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Is it Worth Pursuing a Master’s of Education Immediately After Earning a Bachelor’s Degree?

Deciding to pursue a master’s of education immediately after earning a bachelor’s in the field depends on the type of teaching that will be done and career goals. Most education employers request candidates to supply a bachelor’s degree from an accredited school with appropriate endorsements to instruct at specific grade levels. These endorsements are typically for pre-K, elementary, middle and high school settings as approved by individual state boards of education. However, there are many educational occupations that demand a greater breadth and depth of knowledge thus requiring advanced degrees. If an aspiring teacher plans a career in one of these areas, then obtaining a Master in Education immediately following an undergraduate program may be a consideration.

Specialized Teaching Fields and Master’s Degrees

Examples of educational positions requiring a master’s degree include the following:

  • Special educators who instruct students identified with cognitive, learning, emotional, health or physical disabilities
  • Subject area or college-level teachers responsible for advanced levels of academic instruction
  • School psychologists or diagnostic specialists who conduct educational assessments.
  • Guidance counselors who work with students to plan educational programs and assist with social integration
  • Educators who take on administrative roles to plan curriculum, train teachers or oversee programs
  • Teachers in support or electives programs like reading, art or music

Often, teachers will begin their careers working in the classroom with bachelor’s credentials and take coursework over time to earn an advanced degree in a field of interest. This frequently happens for those who move into administrative positions or decide to teach at higher academic levels. For others, such as special educators, reading teachers or school counselors, earning a Master in Education must usually be accomplished prior to beginning a teaching career.

Pathways to Master in Education Degrees

Post-secondary institutions frequently offer five-year, dual-degree education programs that shave about a year off traditional completion times for earning two separate degrees. Graduates of these programs therefore emerge with bachelor’s and master’s credentials alongside appropriate teaching endorsements. By comparison, traditional routes to earn a Master of Education take 18 to 24 months to complete following the acquisition of a four-year bachelor’s degree. Either route allows aspiring teachers to begin teaching careers upon program completion. Deciding which path to take often depends on program availability, type of specialization, scheduling preferences, and financial considerations.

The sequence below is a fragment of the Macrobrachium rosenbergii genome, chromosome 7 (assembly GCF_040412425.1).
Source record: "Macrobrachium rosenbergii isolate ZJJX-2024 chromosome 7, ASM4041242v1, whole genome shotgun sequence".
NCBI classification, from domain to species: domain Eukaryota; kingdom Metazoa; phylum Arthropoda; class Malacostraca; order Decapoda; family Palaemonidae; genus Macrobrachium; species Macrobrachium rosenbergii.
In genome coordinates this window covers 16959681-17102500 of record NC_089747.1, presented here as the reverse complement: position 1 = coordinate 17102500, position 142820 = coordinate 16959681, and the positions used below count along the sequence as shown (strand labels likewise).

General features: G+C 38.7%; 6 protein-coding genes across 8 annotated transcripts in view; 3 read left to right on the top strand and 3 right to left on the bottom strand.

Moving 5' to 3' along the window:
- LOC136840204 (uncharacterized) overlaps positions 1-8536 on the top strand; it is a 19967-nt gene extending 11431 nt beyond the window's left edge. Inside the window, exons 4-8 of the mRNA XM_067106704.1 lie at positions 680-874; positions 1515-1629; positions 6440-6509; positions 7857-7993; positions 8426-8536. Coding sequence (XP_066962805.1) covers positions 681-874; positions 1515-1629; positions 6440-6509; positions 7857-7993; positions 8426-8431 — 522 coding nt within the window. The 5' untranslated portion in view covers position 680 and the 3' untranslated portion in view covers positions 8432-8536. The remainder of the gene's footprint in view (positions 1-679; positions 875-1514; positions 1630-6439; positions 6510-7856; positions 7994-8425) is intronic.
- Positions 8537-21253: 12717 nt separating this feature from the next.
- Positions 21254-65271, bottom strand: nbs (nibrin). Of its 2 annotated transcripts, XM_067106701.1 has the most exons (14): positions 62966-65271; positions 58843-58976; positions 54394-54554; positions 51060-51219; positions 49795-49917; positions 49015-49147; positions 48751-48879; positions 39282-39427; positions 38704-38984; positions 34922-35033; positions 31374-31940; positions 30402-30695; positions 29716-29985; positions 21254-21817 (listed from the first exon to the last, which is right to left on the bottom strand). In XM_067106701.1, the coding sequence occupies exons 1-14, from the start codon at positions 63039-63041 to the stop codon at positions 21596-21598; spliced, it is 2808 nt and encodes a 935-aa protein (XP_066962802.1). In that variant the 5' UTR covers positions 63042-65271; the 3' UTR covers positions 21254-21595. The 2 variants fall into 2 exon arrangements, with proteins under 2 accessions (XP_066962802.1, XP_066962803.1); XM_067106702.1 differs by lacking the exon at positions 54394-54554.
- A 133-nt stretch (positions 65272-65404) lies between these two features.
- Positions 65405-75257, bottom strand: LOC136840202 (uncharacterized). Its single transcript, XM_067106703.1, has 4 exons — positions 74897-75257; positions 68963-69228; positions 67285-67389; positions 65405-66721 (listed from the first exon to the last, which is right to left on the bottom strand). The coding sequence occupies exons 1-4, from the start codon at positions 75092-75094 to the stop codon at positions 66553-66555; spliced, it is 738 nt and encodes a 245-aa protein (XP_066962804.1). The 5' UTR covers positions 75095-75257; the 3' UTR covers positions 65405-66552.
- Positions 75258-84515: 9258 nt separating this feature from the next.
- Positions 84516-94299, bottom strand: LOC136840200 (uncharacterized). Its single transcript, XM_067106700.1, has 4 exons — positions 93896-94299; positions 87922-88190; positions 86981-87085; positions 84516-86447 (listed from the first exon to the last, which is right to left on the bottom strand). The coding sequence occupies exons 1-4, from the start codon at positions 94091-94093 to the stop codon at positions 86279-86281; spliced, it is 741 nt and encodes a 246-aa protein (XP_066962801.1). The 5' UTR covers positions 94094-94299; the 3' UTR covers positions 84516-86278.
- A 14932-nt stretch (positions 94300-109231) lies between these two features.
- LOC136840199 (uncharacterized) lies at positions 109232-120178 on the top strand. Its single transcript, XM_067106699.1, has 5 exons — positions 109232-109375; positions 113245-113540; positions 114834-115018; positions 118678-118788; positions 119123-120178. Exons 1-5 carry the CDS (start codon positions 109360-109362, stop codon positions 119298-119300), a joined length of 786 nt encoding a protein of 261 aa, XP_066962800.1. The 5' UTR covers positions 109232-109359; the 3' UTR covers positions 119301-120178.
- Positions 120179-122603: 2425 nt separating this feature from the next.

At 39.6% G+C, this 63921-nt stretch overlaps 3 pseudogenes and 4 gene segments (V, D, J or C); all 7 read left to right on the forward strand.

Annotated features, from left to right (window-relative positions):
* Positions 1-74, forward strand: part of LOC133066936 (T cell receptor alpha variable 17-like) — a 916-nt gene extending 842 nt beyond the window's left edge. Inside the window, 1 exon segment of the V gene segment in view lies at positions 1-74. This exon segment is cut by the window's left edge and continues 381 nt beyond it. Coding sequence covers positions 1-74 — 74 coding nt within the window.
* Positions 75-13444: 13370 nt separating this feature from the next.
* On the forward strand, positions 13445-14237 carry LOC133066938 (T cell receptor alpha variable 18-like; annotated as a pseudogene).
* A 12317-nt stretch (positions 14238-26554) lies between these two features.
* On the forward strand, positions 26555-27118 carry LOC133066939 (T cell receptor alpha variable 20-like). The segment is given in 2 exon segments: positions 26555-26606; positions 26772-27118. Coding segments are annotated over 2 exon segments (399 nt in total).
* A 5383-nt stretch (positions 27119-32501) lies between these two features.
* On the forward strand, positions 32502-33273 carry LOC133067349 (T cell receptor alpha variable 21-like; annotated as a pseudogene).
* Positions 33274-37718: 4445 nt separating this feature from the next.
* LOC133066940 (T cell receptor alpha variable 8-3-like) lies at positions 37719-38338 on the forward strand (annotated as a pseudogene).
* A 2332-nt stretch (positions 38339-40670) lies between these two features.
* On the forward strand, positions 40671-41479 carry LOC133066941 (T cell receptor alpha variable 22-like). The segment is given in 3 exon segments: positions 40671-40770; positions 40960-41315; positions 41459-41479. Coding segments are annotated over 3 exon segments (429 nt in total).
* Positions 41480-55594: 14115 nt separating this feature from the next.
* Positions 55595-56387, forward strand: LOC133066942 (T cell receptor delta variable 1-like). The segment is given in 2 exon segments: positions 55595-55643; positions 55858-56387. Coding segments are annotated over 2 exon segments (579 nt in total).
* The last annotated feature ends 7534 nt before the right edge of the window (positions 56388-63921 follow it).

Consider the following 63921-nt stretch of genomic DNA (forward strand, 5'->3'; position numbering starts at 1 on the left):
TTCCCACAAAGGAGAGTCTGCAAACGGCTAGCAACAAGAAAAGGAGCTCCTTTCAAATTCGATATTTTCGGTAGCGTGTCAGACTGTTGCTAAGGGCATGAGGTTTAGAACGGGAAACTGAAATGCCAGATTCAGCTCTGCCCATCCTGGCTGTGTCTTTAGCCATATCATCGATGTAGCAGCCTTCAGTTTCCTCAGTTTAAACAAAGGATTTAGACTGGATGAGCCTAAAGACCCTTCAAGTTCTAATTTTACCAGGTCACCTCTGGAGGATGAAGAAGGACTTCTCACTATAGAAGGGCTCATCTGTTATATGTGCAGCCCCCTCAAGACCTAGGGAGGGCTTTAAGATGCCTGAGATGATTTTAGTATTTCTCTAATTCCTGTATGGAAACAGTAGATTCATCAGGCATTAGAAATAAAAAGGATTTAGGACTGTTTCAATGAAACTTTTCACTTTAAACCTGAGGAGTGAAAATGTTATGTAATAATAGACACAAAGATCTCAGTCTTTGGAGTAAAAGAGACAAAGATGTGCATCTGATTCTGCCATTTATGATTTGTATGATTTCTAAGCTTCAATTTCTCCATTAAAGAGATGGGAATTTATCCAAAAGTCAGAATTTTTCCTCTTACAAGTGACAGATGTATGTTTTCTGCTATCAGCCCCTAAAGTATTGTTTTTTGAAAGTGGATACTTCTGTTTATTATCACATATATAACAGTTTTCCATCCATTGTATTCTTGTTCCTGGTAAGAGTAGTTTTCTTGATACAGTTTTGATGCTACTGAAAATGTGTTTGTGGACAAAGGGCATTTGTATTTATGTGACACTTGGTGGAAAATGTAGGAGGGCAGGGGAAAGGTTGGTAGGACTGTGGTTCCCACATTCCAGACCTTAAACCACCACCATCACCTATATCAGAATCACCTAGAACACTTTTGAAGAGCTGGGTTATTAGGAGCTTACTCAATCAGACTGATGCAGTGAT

Career Benefits for Obtaining a Master’s of Education

Several career benefits make earning a master’s degree in education attractive. Statistics reveal that teaching professionals with master’s degrees currently earn higher salaries in every state compared to bachelor’s degree-holders, and the pay gap widens with years of commensurate experience. Additionally, those with masters frequently get tapped for roles as department or committee chairs, which may include stipends or lead to other advancement opportunities. Finally, obtaining a master’s degree can be a competitive edge for landing preferred teaching jobs in many geographical locations nationwide.

Completing an advanced education degree immediately following an undergraduate program can be a career-changing decision for aspiring teachers. Whether opting for fast-track or traditional pathways to accomplish such a goal, looking towards the benefits such a decision can provide may help determine if pursuing a master’s of education before embarking on a teaching career makes sense.


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